With the death of Troy Davis approaching and the demise of Duane Buck being halted, it may be time to take a closer look at capital punishment.
It’s evident that “times have changed” when race is a strong-enough factor to stop the execution of a human being on death row. On the other hand, it’s disturbing to hear that, in court, less than twenty years ago, the color of someone’s skin could be considered a credible factor in sending them to the lethal injection chamber.
On Thursday, the U.S. Supreme Court decided to stop the execution of Duane Buck, 48, who 16 years ago was sentenced to death for shooting his ex-girlfriend and a man in her apartment.
Though his guilt was not in question, his lawyers say that the jury in Buck’s case was unfairly influenced after a psychologist testified that Black people were more likely to commit violence.
Yes, the psychologist said, matter-of-factly, that Black people were dangerous.
"You have determined that the sex factor — that a male is more violent than a female because that's just the way it is," the prosecutor stated to psychologist Walter Quijano during the case, "and that the race factor — Black — increases the future dangerousness for various complicated reasons, is that correct?"
“Yes,” Quijano responded.
Quijano served as an expert psychiatrist who frequently gave testimonies for the prosecution. He often suggested race as a reason that a defendant was too “dangerous” to receive a lesser penalty.
Had his lawyers not pointed out this discriminatory flaw, made in 1995, Buck would be dead today.
The uncertainty of fairness, as seen in Buck’s case, also makes one wonder how some politicians can sleep at night not knowing whether the person they just ordered to be put to death is innocent or not, when the testimony of "experts" like Qijano are allowed to stand.
Oddly enough, in Texas, it seems as though Governor Rick Perry is sleeping just fine. During his 11 years in office, 235 convicted killers have been put to death by the stalwart capital punishment supporter and Republican presidential candidate. Under Perry, Buck’s execution would have been the 11th this year, and the second this week, in Texas.
If a candidate like Gov. Perry, whose state holds the record for capital punishment in the nation, were to become president, could extreme application of the death penalty become the norm in America?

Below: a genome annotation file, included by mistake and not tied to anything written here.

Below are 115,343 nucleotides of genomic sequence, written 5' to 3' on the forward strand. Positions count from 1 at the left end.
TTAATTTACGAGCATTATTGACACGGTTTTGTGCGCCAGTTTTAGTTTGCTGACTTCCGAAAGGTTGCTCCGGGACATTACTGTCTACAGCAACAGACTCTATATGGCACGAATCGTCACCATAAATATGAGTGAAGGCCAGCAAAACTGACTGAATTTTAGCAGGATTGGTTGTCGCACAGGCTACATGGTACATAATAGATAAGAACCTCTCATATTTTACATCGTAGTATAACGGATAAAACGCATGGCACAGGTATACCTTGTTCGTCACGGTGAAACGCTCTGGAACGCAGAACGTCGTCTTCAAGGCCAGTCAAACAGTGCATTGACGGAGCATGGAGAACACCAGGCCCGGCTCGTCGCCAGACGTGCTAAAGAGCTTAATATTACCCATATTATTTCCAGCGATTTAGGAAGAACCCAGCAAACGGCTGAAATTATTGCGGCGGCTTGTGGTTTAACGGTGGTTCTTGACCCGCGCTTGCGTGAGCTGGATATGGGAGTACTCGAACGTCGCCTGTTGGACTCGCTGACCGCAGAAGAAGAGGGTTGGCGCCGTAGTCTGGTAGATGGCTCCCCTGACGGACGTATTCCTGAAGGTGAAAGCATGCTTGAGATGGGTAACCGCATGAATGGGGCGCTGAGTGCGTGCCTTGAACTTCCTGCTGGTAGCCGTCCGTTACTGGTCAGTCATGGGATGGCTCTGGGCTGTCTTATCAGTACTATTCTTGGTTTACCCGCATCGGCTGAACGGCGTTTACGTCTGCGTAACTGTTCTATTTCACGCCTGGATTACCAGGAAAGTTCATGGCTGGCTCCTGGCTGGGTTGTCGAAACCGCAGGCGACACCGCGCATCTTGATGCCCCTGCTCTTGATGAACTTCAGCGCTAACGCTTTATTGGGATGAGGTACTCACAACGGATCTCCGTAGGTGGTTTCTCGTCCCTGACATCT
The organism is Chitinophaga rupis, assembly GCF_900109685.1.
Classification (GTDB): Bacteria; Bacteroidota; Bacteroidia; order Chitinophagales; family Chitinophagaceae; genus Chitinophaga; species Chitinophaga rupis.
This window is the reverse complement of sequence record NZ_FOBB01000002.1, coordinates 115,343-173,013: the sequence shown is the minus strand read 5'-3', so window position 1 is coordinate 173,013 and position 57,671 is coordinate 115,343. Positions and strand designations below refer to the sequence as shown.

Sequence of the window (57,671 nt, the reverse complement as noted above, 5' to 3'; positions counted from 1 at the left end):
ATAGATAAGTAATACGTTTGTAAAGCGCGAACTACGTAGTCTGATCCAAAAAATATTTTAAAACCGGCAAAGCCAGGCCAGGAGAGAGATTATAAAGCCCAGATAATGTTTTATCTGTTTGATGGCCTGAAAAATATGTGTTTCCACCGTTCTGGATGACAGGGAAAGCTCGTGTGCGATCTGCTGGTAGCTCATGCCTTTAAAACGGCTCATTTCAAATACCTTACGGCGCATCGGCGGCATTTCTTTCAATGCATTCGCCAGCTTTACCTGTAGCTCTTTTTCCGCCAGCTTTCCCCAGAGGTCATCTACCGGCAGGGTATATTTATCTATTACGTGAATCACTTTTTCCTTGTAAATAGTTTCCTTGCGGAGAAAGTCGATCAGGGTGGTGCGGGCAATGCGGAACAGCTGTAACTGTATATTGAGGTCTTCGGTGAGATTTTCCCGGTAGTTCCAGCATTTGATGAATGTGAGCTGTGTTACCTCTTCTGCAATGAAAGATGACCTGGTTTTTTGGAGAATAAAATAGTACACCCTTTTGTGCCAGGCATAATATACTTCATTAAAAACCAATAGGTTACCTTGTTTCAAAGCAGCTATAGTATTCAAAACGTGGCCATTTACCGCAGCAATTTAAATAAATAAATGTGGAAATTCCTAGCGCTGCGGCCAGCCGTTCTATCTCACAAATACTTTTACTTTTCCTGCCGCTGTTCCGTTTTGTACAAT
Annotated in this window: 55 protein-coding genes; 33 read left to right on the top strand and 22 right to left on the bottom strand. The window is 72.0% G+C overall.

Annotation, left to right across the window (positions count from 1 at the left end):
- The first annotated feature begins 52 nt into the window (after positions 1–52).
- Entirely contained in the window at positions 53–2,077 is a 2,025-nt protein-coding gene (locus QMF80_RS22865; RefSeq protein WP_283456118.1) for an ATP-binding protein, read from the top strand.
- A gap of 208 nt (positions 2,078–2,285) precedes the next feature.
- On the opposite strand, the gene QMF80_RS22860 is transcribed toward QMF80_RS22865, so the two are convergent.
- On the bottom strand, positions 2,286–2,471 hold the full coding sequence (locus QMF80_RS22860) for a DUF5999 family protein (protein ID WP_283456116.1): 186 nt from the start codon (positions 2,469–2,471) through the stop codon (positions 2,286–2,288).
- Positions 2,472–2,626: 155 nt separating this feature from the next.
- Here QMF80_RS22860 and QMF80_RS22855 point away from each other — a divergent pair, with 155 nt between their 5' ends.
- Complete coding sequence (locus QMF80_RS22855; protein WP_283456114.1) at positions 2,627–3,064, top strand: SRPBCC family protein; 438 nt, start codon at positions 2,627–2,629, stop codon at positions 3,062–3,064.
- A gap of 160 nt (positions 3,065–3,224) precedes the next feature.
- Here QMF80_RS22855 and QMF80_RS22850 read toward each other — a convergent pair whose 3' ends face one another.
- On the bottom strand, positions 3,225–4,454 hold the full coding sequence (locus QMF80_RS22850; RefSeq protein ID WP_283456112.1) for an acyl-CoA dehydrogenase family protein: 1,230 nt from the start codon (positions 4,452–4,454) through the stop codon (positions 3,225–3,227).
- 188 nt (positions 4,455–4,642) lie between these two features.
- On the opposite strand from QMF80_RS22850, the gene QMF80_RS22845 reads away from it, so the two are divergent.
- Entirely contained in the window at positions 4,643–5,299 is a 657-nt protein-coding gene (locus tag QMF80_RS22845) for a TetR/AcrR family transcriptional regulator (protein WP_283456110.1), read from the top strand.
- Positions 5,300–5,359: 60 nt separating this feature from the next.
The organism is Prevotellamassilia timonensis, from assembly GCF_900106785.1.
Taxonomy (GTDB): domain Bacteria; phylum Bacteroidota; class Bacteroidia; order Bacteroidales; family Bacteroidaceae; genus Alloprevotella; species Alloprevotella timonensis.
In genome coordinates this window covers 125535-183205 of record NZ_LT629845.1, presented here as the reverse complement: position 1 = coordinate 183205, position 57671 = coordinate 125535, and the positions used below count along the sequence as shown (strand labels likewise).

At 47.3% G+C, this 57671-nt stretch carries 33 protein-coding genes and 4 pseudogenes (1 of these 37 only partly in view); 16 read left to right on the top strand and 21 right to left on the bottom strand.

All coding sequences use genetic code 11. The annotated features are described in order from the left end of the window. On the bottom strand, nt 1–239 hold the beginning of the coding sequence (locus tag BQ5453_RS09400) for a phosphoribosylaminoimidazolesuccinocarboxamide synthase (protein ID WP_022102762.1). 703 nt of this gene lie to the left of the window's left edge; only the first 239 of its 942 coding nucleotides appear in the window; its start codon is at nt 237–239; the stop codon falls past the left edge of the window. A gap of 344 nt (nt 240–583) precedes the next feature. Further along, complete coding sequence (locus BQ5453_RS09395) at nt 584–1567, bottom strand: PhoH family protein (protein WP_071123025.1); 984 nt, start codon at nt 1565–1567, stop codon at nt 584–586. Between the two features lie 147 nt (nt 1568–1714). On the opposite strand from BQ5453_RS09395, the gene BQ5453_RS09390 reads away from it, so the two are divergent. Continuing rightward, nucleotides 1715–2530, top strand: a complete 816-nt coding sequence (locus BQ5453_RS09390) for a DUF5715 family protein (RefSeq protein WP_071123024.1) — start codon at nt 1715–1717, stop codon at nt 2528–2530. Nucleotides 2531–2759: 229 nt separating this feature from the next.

Let’s hope not, but it would not be surprising to see capital punishment become a key issue discussed during the 2012 presidential campaign.
Buck’s case is not the only death row conviction in question, however. He is just one of six convictions reviewed back in 2000 that former Attorney General John Cornyn determined needed to be reopened because of racist references during trial. Who’s to say whether some of those people actually are innocent? Currently, the innocence of death row inmate Troy Davis, as well as his right to due process, is being called for by an international coalition of supporters, as his execution date looms on Sept 21, at midnight, by lethal injection.
Davis was convicted of murder in the shooting death of a Georgia police officer in 1991. Paradoxically, the case, in which seven of nine witnesses have since recanted or contradicted their own testimony, has garnered the support of high-profile advocates, including President Jimmy Carter and Archbishop Desmond Tutu, who all say Davis was unfairly convicted.
Whether death row inmates are guilty or not, the Constitution guarantees that even murderers receive equal protection under the law.
With the execution of Troy Davis scheduled to take place only five days away, and the next in-chambers conference happening as early as October 7, it may be time to pray that America's due process of law, not politicians' egos, will prevail.
To contact or share story ideas with Danielle Wright, follow and tweet her at @DaniWrightTV.
(Photo: Jason Reed/Reuters)